As more variable are included in the correlation study, the association among them will be complex and important. In such situation, path coefficient analysis has been useful to elucidate the direct and indirect relationships among such characters. Calyx yield/plant was positively affected by number of fruiting branches/plant, number of capsules/main stem and fruit weight (Table 3 and Figure 1). Similar conclusion was reported by Gasim [8] The great influence of those traits reflects their importance as yield components. Moreover, number of capsules/main stem had low positive indirect effects on calyx yield/plant via number of fruiting branches/plant and fruit yield/plant, but fruit weight had a high negative indirect effect through fruit yield/plant. Fruit yield/plant had low negative direct effect on calyx yield/plant, but it had the highest positive indirect effect on calyx yield through fruit weight. The number of fruiting branches/plant showed a high negative correlation (-0.45) with calyx yield, but its direct contribution was positive (0.24). This high negative correlation was mainly due to its indirect effect through fruit weight. A similar result was observed for number of capsules/main stem and fruit weight, for which the negative correlation with calyx yield was obtained from its indirect influence through other characters. The high residual effect obtained in this study, however, can be attributed to the exclusion of some traits and sampling errors from the analysis.

3.2. Selection Indices

Since calyx yield is a complex traits, which depends on many components, its improvement requires simultaneous consideration of all these components in selection programs. Thus, the method of selection index does well in this context.

Table 1. Genotypic and phenotypic correlations between different pairs of characters in roselle in 1998/99 season at shambat

Figure 1. Diagram of the relationships of calyx yield/plant with its components at genotypic level in 1998/99 season at Shambat

Table 2. Genotypic and phenotypic correlations between different pairs of characters in roselle in 1999/00 season at shambat

Table 3. Path coefficient analysis of direct and indirect effects of the different yield components and their genotypic correlation coefficient s with calyx yield/plant at shambat in 1998/99 season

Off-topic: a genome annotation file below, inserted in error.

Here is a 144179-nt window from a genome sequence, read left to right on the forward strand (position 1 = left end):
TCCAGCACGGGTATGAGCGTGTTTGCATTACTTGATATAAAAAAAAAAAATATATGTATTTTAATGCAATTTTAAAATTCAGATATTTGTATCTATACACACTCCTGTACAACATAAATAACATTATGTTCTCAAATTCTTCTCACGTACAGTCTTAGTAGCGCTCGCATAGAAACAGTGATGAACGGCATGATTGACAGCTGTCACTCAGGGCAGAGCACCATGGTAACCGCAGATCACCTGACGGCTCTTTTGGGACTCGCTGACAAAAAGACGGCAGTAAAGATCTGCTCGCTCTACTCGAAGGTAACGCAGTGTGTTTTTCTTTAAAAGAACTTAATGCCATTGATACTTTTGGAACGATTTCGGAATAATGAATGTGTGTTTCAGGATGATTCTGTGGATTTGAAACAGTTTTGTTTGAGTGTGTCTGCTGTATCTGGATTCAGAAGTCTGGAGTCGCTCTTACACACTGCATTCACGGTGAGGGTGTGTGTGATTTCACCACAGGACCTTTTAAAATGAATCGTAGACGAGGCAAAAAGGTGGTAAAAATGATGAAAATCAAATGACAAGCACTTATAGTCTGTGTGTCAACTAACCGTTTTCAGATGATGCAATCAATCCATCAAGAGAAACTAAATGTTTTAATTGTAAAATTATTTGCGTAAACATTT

The high relative efficiency (40.39) obtained when selection was based on number of fruiting branches/plant alone. (Table 4). This is an indication of the importance of this trait in contributing to calyx yield. This finding was further confirmed by the fact that whenever number of fruiting branches per plant added to any selection index to form a high order index, or used to replace another trait that was included in the index, the efficiency of such index was tremendously improved. A similar pattern, though not to the same extent as that observed in number of fruiting branches/plant, was observed for number of capsules/main stem. Furthermore, these two traits when combined with calyx yield/plant to form the three-trait selection index, gave the highest relative efficiency (110.71) indicating the importance of these traits in determining genotypic value of any genotype. Thus the two traits could be used as selection criteria.

On the other hand, the relative efficiency of a selection index was reduced when the fruit yield/plant was added or replaced another character in it. This might be due to its negative effects on some yield components. Consequently, the index based on fruit yield/plant and fruit weight showed relatively low efficiency compared to indices of the same order involving number of fruiting branches/plant, number of capsules/main stem and calyx yield per plant.

Indices which were made up of two, three and four characters, at a time were more efficient than those based on individual traits. Similar results have been drawn by many workers in different crops [8, 19, 20, 21].

Table 4. Expected selection genetic advance (GA) from selection in roselle and the relative efficiencies of indices used in 1998/99 season

4. Conclusions

It could be concluded that since some traits were negatively associated with yield and yield components, special consideration must be made when they are included in a selection program. Moreover, for securing a high efficiency of selection the three traits, number of capsules/main stem, number of fruiting branches/plant and fruit weight could be included.